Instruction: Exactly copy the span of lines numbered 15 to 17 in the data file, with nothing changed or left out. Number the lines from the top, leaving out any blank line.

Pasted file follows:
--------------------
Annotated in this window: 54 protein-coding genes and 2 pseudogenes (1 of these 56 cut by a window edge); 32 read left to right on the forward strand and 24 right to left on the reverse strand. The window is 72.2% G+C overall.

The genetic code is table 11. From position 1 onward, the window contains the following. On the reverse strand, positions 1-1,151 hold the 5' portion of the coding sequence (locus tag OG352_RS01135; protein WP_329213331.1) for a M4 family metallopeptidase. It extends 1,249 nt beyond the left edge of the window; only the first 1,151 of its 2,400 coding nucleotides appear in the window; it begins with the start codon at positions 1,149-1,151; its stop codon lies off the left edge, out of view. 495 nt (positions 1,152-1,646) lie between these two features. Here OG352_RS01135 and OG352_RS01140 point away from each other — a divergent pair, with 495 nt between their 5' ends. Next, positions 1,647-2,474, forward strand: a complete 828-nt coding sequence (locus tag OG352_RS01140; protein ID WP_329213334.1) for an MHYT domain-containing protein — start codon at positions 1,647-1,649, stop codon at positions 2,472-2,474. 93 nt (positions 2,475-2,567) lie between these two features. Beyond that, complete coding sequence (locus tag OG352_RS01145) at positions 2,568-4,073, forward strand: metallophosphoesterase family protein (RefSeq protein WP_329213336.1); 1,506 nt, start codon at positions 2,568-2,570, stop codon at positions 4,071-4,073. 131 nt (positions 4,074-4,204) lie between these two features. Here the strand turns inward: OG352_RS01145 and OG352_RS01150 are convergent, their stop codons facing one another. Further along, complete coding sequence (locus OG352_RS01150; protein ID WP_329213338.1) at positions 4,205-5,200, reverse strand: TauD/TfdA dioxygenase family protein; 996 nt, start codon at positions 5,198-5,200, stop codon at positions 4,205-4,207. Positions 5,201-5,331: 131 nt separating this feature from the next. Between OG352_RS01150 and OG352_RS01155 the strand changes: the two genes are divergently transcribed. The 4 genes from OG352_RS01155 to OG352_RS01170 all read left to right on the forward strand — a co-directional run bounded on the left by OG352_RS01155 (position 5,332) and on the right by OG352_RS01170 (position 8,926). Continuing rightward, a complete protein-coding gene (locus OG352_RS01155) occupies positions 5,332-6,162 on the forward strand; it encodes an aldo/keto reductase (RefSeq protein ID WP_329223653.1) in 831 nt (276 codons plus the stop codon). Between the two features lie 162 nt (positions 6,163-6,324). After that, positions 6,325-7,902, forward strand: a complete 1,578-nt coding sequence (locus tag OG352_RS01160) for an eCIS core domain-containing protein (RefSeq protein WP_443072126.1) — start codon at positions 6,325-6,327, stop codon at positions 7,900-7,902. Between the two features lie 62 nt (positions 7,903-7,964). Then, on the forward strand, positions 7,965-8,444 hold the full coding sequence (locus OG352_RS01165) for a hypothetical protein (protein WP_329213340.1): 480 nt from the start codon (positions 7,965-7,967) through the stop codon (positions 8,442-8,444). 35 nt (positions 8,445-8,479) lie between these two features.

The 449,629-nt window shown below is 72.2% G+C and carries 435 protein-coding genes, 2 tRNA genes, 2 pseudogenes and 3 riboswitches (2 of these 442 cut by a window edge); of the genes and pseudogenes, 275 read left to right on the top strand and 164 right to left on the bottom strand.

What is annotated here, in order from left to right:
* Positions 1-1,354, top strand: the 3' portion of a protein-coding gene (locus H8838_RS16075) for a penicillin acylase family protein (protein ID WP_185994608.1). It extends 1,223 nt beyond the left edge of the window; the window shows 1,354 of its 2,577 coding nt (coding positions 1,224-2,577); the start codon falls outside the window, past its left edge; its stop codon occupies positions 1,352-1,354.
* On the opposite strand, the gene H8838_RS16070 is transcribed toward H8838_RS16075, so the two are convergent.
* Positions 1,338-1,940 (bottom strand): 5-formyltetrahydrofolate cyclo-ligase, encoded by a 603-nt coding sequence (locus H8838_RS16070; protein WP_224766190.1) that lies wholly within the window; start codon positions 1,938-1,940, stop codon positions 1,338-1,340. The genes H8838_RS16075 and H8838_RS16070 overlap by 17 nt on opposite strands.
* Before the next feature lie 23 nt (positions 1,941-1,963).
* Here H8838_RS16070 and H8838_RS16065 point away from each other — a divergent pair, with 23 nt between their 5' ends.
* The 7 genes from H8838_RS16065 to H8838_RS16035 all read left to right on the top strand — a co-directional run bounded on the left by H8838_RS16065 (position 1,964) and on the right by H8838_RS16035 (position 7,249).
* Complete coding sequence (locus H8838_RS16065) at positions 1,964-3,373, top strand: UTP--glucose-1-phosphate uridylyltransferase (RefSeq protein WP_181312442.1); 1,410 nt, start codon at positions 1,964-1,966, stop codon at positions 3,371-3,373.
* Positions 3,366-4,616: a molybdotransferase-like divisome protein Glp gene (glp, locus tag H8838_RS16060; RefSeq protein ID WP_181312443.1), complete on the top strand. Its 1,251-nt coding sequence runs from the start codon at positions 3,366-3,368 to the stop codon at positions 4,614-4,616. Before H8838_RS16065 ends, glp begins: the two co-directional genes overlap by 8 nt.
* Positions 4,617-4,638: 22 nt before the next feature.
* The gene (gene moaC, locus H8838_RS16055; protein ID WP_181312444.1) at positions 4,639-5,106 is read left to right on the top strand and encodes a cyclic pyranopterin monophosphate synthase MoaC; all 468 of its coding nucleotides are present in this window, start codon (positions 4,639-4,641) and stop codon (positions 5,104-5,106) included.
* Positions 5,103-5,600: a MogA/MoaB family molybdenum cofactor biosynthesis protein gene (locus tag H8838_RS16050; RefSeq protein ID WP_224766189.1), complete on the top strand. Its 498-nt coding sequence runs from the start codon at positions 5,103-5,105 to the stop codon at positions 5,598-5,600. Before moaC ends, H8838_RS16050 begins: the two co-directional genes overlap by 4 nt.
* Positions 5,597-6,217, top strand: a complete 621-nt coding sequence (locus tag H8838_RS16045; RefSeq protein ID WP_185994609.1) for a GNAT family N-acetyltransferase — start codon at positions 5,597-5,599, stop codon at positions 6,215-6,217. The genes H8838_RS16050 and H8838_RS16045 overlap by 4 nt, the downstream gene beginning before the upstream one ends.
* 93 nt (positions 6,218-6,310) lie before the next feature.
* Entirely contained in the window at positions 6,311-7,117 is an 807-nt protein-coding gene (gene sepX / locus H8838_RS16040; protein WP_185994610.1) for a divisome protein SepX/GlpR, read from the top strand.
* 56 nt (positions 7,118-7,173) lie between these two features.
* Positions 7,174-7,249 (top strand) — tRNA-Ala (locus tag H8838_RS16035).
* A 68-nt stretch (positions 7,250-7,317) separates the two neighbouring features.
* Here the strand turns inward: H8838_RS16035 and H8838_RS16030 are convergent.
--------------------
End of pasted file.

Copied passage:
* Positions 5,103-5,600: a MogA/MoaB family molybdenum cofactor biosynthesis protein gene (locus tag H8838_RS16050; RefSeq protein ID WP_224766189.1), complete on the top strand. Its 498-nt coding sequence runs from the start codon at positions 5,103-5,105 to the stop codon at positions 5,598-5,600. Before moaC ends, H8838_RS16050 begins: the two co-directional genes overlap by 4 nt.
* Positions 5,597-6,217, top strand: a complete 621-nt coding sequence (locus tag H8838_RS16045; RefSeq protein ID WP_185994609.1) for a GNAT family N-acetyltransferase — start codon at positions 5,597-5,599, stop codon at positions 6,215-6,217. The genes H8838_RS16050 and H8838_RS16045 overlap by 4 nt, the downstream gene beginning before the upstream one ends.
* 93 nt (positions 6,218-6,310) lie before the next feature.